Update on the use of the Public Service Network (PSN)
This post was originally published in August 2012. In January 2017 the Government Digital Service stated that use of the PSN will be phased out but clarified the position in March, saying that Government bodies still need to be PSN compliant at least for the immediate future. For up-to-date clarification on the PSN, please contact Dave James, MD at Ascentor. In the meantime, we hope you’ll find the original post of help.
There was a change to the Public Services Network (PSN) compliance process at the end of 2014, which is covered in a new article on the Ascentor site here.
This original post is for those involved with the delivery of the Government’s Public Services Network (PSN). In this article I am going to provide a brief overview of what CAS(T) is all about, and where it fits into the PSN Information Assurance (IA) story.
So what is CAS(T)?
CESG Assured Service (Telecoms) is a CESG assurance scheme for so-called “Next Generation Networks”. It is unusual because CESG normally provides assurance mechanisms for products – it is recognition that Government increasingly buys services and, although these services may employ assured products, the way these are managed and operated is equally important. It is quite likely that we will see a number of CAS(<service>) assured services being defined in a manner that is broadly complementary to the new CESG Commercial Product Assurance (CPA) mechanism.
What does it assure?
CAS(T) provides assurance that a network is built, operated and managed sufficiently for it to be used for handling public sector data at Business Impact Level (BIL) IL2 for confidentiality and integrity and IL4 for availability (this is usually shortened to 2-2-4). IL2 for confidentiality and integrity is important for two reasons: Most public sector data has an IL2 profile (corresponding to the PROTECT security marking) and the underlying PSN network operates at 2-2-4. IL4 for availability represents an availability target of 99.95% – apart from being the PSN target, this value represents a pragmatic target that can be achieved readily at an acceptable cost.
How does it work?
CAS(T) is built on ISO 27001:2005. The requirements are documented in “Security Procedures: Telecommunications Systems and Services”, which is available from CESG. For each ISO 27001 control, guidance on the control implementation is provided – in the main this guidance is drawn from ISO 27002 and/or ISO 27011.
CAS(T) certification is conducted by existing ISO 27001 audit companies that are approved by CESG – who provide a training course for auditors as part of the approval process. The audit process is “just” a standard ISO 27001 certification audit and successful completion results in the award of a CAS(T) certificate (and, arguably, an ISO 27001 certificate).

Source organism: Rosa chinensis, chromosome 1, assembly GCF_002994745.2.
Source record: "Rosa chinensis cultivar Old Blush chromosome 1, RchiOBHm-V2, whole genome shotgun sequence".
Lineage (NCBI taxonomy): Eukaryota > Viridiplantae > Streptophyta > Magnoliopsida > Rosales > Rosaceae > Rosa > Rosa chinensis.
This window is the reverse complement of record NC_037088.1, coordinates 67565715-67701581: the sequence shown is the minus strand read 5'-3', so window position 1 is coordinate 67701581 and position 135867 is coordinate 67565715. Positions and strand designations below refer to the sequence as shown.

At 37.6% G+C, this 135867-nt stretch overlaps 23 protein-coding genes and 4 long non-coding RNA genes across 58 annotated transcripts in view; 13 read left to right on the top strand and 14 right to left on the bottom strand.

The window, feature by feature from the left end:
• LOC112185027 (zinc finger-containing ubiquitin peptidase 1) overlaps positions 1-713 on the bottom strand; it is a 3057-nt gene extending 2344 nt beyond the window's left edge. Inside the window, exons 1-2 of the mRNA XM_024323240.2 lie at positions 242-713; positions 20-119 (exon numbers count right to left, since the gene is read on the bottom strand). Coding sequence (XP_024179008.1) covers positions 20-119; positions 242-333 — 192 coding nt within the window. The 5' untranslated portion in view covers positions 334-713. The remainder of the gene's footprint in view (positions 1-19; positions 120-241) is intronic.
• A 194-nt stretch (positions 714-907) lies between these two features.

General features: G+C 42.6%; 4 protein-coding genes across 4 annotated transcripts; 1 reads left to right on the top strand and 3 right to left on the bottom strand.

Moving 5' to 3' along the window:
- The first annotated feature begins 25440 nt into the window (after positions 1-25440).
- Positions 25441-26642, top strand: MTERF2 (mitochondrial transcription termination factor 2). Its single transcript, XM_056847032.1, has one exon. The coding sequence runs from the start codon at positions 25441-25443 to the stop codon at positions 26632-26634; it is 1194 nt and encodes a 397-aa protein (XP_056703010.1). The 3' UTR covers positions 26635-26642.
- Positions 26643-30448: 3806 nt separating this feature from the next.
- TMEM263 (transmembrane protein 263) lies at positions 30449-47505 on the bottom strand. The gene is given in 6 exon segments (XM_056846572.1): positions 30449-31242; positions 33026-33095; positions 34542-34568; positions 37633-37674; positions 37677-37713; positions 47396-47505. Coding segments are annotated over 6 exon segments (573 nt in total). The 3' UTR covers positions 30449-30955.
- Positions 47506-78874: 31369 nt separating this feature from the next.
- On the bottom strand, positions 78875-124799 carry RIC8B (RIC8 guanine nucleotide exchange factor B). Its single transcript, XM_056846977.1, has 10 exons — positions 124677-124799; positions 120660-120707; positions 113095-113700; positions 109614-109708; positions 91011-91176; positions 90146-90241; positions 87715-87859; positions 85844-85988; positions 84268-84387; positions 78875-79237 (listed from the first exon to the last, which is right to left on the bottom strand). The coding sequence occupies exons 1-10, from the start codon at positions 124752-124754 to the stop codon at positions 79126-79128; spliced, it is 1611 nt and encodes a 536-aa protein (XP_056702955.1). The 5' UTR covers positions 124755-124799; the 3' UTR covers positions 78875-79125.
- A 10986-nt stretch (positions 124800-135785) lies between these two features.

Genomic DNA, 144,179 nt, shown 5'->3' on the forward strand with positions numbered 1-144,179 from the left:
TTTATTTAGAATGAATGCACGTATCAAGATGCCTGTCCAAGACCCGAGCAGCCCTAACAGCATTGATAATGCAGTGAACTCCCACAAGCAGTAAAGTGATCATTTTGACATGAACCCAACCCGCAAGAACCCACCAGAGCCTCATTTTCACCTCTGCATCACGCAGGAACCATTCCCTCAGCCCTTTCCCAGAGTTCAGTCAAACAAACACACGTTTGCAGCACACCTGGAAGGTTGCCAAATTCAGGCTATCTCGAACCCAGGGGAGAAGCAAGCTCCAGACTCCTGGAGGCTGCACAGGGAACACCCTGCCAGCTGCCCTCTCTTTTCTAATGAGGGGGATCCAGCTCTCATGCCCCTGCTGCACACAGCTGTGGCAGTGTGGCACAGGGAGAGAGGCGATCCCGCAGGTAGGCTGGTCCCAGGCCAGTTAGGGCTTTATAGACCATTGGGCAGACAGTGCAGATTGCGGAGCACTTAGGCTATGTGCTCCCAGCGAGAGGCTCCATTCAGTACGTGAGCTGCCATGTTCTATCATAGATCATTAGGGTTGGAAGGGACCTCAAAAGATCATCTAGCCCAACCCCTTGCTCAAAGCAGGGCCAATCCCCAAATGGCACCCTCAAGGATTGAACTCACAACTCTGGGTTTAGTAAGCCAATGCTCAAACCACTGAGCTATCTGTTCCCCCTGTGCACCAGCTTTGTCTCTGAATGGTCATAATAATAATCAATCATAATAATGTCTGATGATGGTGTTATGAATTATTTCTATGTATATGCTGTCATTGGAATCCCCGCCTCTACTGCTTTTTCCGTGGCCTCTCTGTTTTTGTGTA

The key difference between CAS(T) and the normal approach to ISO 27001 certification lies in the mandatory aspects of the CAS(T) scheme. These spell out what must be included in the ISMS scope, which controls must be included in the Statement of Applicability (SoA) and identifies minimum standards and best practice implementation targets for controls.
How do I use it?
If you are a telecoms provider who wishes to offer services to the public sector, then CAS(T) is the only realistic assurance mechanism available to have your network approved by the PSN Authority as a Direct Network Service Provider (DNSP).
If you are a public sector organisation with a network that you wish to share with other public sector organisations in your region, then one approach is to have the entire network approved by the PSN Authority as a DNSP. An alternative approach is to act as an “aggregator” for other organisations where you provide the access to the PSN. Either way, CAS(T) is the main option for providing assurance, although formal accreditation would be an alternative in some cases.
What else do I need?
It is important to understand that your network must be accredited before it can be approved by the PSN Authority (see my previous blog posting on this). CAS(T) is an assurance mechanism – it provides confidence to the Accreditor that risk management is in place and operating correctly, but it is not accreditation itself. The PSN process defines a “light-weight process for gaining accreditation for CAS(T) certified networks “the PSN” Risk Management and Accreditation Requirements Document” explains the process.
PSN documentation is available from the Cabinet Office site: http://www.cabinetoffice.gov.uk/resource-library/public-services-network
The CAS(T) scheme is described on the CESG site: http://www.cesg.gov.uk/servicecatalogue/CAS-T/Pages/CAS-T.aspx
Article by Peter Curran , Principal IA Consultant and PSN specialist at Ascentor